I'm guessing the restrictions on restaurants in the UK are fairly similar to here - ie. reduced capacity limits indoors, max 6 people per table, staff & customers required to wear masks when not seated.

Assuming that's the case, what exactly is preventing it from being any less enjoyable of an experience than usual? Unless you regularly dine in big groups, the only one that even impacts you directly are the mask requirements - and just how precious and sheltered must one be for it to cause such a great, unjust ordeal to have to wear a piece of cloth over their face for a few minutes?

The capacity limits on the other hand may pose a challenge when restaurant margins are already so slim; but, just from having talked with people in the industry, it sounds like many bars & restaurants are having a hard time even just reaching their reduced capacity limits. Demand itself is way down.

That said, governments absolutely should be doing more to support & protect small businesses rather than the current approach of doing absolutely nothing, which most seem to be taking.

iheartthed Oct 7, 2020 6:12 PM

Quote:

Originally Posted by 10023 (Post 9066251)
Businesses can definitely decline to serve pregnant women, on the grounds that serving them presents a risk to their health. This restriction on the elderly in most bars and restaurants would be on the same grounds.

How is telling people under 21 (at least 18-20 year olds, who are legally adults and able to vote) that they can’t drink not age discrimination? This again was ostensibly decided on health grounds.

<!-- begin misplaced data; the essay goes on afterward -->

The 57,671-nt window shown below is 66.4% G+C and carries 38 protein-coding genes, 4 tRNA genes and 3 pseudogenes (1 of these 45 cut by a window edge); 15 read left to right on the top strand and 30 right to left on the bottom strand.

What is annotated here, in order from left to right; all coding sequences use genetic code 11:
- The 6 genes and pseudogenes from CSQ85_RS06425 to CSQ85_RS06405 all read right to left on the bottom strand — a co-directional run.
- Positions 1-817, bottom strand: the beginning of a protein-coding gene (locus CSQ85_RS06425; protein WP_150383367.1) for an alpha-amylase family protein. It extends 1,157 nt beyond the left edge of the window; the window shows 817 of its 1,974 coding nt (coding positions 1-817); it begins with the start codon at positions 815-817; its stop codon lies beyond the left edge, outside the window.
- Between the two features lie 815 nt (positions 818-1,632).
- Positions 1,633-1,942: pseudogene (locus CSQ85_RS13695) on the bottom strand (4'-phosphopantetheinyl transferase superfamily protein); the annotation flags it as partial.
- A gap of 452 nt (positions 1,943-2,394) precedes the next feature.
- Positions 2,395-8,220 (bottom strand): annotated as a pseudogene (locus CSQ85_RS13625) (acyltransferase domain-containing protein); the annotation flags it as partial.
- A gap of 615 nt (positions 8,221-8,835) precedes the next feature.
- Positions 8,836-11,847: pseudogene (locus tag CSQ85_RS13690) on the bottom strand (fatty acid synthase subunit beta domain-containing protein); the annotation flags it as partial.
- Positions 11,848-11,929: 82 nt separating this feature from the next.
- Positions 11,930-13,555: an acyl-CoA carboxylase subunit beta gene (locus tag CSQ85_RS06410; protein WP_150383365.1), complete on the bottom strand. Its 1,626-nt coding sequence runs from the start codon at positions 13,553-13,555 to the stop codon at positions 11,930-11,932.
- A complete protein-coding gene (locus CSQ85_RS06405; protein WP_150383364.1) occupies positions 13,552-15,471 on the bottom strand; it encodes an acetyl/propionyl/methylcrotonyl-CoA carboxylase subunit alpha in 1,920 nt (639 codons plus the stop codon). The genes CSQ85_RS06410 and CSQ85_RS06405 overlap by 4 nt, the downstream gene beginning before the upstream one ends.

If you need to make it a law, make it a law. A local ordinance will be fine. Restaurants are not allowed to admit or serve people over 65 unless they comply with certain requirements (social distancing, masks, only table service, early closure, etc). And I’m sure some restaurants would do all of those things in order to cater to older customers. Others would not and would go back to being places that are actually enjoyable for younger customers (and able to make money). It’s so obvious.

I don't know what the law in the U.K. is, but you should really learn about protected classes before continuing your asinine arguments about U.S. policy.

https://en.wikipedia.org/wiki/Protected_group

the urban politician Oct 7, 2020 6:54 PM

Quote:

Originally Posted by 10023 (Post 9066251)
Businesses can definitely decline to serve pregnant women, on the grounds that serving them presents a risk to their health. This restriction on the elderly in most bars and restaurants would be on the same grounds.